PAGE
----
of infectious diseases
The agents of infectious disease may be visible only
under a microscope, but their effects - 17 million deaths every
year around the world - are startlingly apparent.
diseases cause massive suffering and remain stubbornly difficult
to treat, even after decades of research. Malaria, for example,
currently kills 2.7 million people every year world-wide and causes
severe illness in another 30 million, while HIV has now infected
over 47 million people world-wide, including some 5 million children.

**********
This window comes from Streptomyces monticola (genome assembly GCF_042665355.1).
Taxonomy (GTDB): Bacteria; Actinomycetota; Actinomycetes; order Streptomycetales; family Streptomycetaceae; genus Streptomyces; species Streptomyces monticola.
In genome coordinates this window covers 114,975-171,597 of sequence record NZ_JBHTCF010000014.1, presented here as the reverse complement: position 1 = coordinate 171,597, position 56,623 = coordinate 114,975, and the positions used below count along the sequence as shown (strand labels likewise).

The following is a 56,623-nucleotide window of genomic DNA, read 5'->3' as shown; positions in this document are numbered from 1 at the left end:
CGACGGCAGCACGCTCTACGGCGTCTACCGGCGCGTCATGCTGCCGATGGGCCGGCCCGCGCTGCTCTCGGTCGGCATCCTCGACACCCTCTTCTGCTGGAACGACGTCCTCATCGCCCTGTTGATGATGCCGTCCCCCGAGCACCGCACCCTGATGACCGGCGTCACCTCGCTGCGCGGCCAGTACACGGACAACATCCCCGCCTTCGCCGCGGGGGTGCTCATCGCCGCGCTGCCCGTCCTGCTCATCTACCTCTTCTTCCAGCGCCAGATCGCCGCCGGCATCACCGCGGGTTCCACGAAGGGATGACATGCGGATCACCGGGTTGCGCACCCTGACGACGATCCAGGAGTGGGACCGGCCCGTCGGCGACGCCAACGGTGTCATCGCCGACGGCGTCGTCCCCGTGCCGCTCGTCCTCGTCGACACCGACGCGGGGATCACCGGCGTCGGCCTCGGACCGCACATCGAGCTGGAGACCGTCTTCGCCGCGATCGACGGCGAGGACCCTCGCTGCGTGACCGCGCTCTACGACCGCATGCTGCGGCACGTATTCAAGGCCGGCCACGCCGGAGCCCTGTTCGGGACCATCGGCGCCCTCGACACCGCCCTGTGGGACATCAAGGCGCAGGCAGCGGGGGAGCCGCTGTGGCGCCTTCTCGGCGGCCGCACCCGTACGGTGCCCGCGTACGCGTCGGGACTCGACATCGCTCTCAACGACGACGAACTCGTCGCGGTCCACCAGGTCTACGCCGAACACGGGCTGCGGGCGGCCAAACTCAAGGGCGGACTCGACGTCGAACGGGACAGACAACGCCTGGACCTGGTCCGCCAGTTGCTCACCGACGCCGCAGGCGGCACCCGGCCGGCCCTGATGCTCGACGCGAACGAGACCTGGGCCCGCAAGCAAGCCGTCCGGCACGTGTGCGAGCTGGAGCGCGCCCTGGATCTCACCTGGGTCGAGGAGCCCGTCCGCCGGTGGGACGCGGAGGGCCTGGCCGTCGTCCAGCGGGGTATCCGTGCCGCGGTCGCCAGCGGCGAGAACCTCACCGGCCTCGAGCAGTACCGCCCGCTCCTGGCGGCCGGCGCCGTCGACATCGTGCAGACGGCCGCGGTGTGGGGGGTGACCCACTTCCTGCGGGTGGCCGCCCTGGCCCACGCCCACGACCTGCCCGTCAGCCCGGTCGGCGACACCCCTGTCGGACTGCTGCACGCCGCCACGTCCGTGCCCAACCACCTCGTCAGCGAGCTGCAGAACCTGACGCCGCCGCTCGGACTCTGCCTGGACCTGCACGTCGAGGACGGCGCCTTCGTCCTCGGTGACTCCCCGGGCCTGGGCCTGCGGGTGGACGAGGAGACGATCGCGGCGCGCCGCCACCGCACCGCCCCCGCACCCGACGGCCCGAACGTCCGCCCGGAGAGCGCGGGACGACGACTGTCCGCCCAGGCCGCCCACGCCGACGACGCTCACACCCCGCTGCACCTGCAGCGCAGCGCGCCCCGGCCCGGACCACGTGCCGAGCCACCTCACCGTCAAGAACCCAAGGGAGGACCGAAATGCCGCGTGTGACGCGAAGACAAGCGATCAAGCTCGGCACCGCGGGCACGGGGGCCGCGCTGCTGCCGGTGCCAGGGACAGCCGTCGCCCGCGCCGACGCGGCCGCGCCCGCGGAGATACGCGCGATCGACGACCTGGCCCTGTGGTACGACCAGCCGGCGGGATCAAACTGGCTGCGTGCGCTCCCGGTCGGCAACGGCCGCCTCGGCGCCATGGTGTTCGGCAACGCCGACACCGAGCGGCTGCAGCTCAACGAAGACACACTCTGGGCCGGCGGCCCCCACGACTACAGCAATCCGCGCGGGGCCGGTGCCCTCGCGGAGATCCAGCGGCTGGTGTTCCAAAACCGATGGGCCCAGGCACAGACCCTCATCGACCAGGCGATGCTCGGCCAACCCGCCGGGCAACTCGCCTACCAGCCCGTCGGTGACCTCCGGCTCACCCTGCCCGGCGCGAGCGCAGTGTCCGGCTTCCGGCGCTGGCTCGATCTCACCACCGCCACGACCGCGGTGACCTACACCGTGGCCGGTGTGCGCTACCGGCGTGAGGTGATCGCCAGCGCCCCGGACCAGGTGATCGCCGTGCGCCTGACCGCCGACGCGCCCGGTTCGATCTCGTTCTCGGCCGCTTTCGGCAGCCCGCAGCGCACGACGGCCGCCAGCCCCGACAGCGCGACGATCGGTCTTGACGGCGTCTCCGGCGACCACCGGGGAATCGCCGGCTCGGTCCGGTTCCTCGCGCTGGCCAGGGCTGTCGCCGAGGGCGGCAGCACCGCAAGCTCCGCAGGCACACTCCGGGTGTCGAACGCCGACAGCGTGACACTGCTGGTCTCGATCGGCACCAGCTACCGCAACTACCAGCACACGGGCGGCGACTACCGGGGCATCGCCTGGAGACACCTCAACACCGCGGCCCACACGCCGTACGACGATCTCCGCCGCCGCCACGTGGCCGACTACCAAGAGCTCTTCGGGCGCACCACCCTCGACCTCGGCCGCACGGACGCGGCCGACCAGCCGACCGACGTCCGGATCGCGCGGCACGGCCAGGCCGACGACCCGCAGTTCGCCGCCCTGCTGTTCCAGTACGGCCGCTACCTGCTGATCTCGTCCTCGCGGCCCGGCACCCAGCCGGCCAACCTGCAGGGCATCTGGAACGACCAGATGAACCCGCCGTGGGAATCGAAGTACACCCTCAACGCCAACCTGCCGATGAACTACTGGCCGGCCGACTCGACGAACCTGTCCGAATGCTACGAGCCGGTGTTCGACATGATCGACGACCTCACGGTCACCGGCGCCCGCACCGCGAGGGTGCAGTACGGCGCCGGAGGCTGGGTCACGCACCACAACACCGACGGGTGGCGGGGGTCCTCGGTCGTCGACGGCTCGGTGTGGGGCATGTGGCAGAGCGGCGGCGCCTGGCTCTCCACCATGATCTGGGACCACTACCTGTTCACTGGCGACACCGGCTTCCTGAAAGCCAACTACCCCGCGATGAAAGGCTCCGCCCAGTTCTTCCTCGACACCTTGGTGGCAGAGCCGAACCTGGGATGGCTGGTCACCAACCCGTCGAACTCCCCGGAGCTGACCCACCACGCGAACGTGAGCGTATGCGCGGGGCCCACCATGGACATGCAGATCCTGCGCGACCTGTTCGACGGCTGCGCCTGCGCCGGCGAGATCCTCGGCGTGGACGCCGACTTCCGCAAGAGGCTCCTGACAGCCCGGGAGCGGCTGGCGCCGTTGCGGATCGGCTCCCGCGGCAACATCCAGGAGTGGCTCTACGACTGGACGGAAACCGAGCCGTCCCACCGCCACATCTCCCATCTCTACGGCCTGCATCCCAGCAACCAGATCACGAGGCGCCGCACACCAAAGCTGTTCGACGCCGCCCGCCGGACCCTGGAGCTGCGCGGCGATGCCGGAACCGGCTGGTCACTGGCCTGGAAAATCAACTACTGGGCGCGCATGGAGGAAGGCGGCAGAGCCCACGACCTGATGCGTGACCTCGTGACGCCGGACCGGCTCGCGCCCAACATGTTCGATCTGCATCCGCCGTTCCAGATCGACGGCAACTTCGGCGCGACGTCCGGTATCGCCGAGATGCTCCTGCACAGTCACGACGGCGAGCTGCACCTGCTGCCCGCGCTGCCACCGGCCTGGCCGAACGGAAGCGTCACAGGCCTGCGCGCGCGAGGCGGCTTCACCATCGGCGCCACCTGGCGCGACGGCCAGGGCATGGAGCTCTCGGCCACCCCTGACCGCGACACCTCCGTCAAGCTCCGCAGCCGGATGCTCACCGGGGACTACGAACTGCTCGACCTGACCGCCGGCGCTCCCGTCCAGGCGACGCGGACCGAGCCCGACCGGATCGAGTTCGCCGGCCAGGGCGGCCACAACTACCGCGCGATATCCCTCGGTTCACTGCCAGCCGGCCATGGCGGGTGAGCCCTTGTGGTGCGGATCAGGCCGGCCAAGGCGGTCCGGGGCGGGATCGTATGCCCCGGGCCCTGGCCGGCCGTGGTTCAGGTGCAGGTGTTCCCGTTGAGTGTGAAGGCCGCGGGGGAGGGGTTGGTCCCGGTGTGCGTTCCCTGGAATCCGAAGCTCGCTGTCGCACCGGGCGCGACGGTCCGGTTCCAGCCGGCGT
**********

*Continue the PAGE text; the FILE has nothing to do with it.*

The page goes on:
Although developed countries have better access to drugs and vaccines,
no-one is exempt. Bacteria, viruses and parasites are all adept
at developing resistance to the most sophisticated modern treatments
and, even in developed countries, diseases such as tuberculosis
are re-emerging after decades of decline.
The livestock that form the core of the food chain can also be severely
affected by outbreaks of highly infectious diseases, whose cost
to the EU - in terms of eradication, trade restriction and market
losses - amounts to millions of euros every year.
This key action will bring scientists from all relevant disciplines
together to develop new and better treatments, new vaccines and
other prevention strategies for the most important infectious diseases.